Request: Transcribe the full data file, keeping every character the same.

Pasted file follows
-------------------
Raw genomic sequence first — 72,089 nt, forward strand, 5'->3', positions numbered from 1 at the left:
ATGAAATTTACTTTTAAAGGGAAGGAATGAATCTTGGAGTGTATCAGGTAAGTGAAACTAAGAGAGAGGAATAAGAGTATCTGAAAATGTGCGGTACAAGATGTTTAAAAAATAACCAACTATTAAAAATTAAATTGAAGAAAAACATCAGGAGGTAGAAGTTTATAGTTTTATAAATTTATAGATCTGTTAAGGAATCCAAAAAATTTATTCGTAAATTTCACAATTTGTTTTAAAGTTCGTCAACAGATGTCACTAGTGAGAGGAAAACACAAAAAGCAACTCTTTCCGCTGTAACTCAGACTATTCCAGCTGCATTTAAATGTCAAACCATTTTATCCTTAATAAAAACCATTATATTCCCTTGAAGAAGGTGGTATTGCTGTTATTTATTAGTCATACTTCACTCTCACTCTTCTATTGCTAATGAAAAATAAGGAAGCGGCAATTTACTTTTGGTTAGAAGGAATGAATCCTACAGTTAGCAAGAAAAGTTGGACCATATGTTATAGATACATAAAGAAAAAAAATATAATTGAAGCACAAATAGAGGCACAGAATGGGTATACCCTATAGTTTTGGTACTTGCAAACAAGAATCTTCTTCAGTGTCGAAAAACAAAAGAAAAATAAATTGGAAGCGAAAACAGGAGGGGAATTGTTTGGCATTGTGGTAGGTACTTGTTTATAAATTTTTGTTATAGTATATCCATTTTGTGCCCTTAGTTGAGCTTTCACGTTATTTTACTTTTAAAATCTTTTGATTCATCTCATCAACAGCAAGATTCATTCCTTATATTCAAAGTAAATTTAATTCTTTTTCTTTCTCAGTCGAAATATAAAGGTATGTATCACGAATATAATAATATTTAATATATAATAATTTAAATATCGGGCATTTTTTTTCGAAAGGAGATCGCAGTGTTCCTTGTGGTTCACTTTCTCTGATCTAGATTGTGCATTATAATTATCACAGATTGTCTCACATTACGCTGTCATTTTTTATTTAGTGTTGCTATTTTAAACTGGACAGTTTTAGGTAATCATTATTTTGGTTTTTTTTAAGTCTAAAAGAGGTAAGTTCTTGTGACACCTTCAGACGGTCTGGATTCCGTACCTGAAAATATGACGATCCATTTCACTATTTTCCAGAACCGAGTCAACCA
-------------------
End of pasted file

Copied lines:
Raw genomic sequence first — 72,089 nt, forward strand, 5'->3', positions numbered from 1 at the left:
ATGAAATTTACTTTTAAAGGGAAGGAATGAATCTTGGAGTGTATCAGGTAAGTGAAACTAAGAGAGAGGAATAAGAGTATCTGAAAATGTGCGGTACAAGATGTTTAAAAAATAACCAACTATTAAAAATTAAATTGAAGAAAAACATCAGGAGGTAGAAGTTTATAGTTTTATAAATTTATAGATCTGTTAAGGAATCCAAAAAATTTATTCGTAAATTTCACAATTTGTTTTAAAGTTCGTCAACAGATGTCACTAGTGAGAGGAAAACACAAAAAGCAACTCTTTCCGCTGTAACTCAGACTATTCCAGCTGCATTTAAATGTCAAACCATTTTATCCTTAATAAAAACCATTATATTCCCTTGAAGAAGGTGGTATTGCTGTTATTTATTAGTCATACTTCACTCTCACTCTTCTATTGCTAATGAAAAATAAGGAAGCGGCAATTTACTTTTGGTTAGAAGGAATGAATCCTACAGTTAGCAAGAAAAGTTGGACCATATGTTATAGATACATAAAGAAAAAAAATATAATTGAAGCACAAATAGAGGCACAGAATGGGTATACCCTATAGTTTTGGTACTTGCAAACAAGAATCTTCTTCAGTGTCGAAAAACAAAAGAAAAATAAATTGGAAGCGAAAACAGGAGGGGAATTGTTTGGCATTGTGGTAGGTACTTGTTTATAAATTTTTGTTATAGTATATCCATTTTGTGCCCTTAGTTGAGCTTTCACGTTATTTTACTTTTAAAATCTTTTGATTCATCTCATCAACAGCAAGATTCATTCCTTATATTCAAAGTAAATTTAATTCTTTTTCTTTCTCAGTCGAAATATAAAGGTATGTATCACGAATATAATAATATTTAATATATAATAATTTAAATATCGGGCATTTTTTTTCGAAAGGAGATCGCAGTGTTCCTTGTGGTTCACTTTCTCTGATCTAGATTGTGCATTATAATTATCACAGATTGTCTCACATTACGCTGTCATTTTTTATTTAGTGTTGCTATTTTAAACTGGACAGTTTTAGGTAATCATTATTTTGGTTTTTTTTAAGTCTAAAAGAGGTAAGTTCTTGTGACACCTTCAGACGGTCTGGATTCCGTACCTGAAAATATGACGATCCATTTCACTATTTTCCAGAACCGAGTCAACCA